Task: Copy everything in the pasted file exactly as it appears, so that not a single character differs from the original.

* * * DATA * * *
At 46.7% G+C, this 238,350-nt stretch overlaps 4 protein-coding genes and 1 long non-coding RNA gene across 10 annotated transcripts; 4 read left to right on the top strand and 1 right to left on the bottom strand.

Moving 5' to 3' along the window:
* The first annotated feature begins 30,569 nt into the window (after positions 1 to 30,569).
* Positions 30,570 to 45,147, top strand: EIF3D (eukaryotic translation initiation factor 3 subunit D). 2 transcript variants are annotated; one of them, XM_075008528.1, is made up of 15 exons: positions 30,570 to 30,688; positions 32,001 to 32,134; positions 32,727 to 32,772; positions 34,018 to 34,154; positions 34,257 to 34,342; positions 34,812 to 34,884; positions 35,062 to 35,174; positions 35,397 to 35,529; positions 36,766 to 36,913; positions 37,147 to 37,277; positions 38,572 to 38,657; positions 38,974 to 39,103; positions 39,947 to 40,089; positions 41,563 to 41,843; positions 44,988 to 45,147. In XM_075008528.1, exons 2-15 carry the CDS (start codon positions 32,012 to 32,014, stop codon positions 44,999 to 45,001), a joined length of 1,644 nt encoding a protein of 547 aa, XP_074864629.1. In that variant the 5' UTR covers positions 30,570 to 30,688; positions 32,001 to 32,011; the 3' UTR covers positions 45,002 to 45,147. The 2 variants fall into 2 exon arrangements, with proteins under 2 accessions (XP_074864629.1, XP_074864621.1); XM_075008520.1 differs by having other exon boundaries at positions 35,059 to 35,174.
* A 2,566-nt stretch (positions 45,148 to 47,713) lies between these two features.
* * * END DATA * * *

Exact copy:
At 46.7% G+C, this 238,350-nt stretch overlaps 4 protein-coding genes and 1 long non-coding RNA gene across 10 annotated transcripts; 4 read left to right on the top strand and 1 right to left on the bottom strand.

Moving 5' to 3' along the window:
* The first annotated feature begins 30,569 nt into the window (after positions 1 to 30,569).
* Positions 30,570 to 45,147, top strand: EIF3D (eukaryotic translation initiation factor 3 subunit D). 2 transcript variants are annotated; one of them, XM_075008528.1, is made up of 15 exons: positions 30,570 to 30,688; positions 32,001 to 32,134; positions 32,727 to 32,772; positions 34,018 to 34,154; positions 34,257 to 34,342; positions 34,812 to 34,884; positions 35,062 to 35,174; positions 35,397 to 35,529; positions 36,766 to 36,913; positions 37,147 to 37,277; positions 38,572 to 38,657; positions 38,974 to 39,103; positions 39,947 to 40,089; positions 41,563 to 41,843; positions 44,988 to 45,147. In XM_075008528.1, exons 2-15 carry the CDS (start codon positions 32,012 to 32,014, stop codon positions 44,999 to 45,001), a joined length of 1,644 nt encoding a protein of 547 aa, XP_074864629.1. In that variant the 5' UTR covers positions 30,570 to 30,688; positions 32,001 to 32,011; the 3' UTR covers positions 45,002 to 45,147. The 2 variants fall into 2 exon arrangements, with proteins under 2 accessions (XP_074864629.1, XP_074864621.1); XM_075008520.1 differs by having other exon boundaries at positions 35,059 to 35,174.
* A 2,566-nt stretch (positions 45,148 to 47,713) lies between these two features.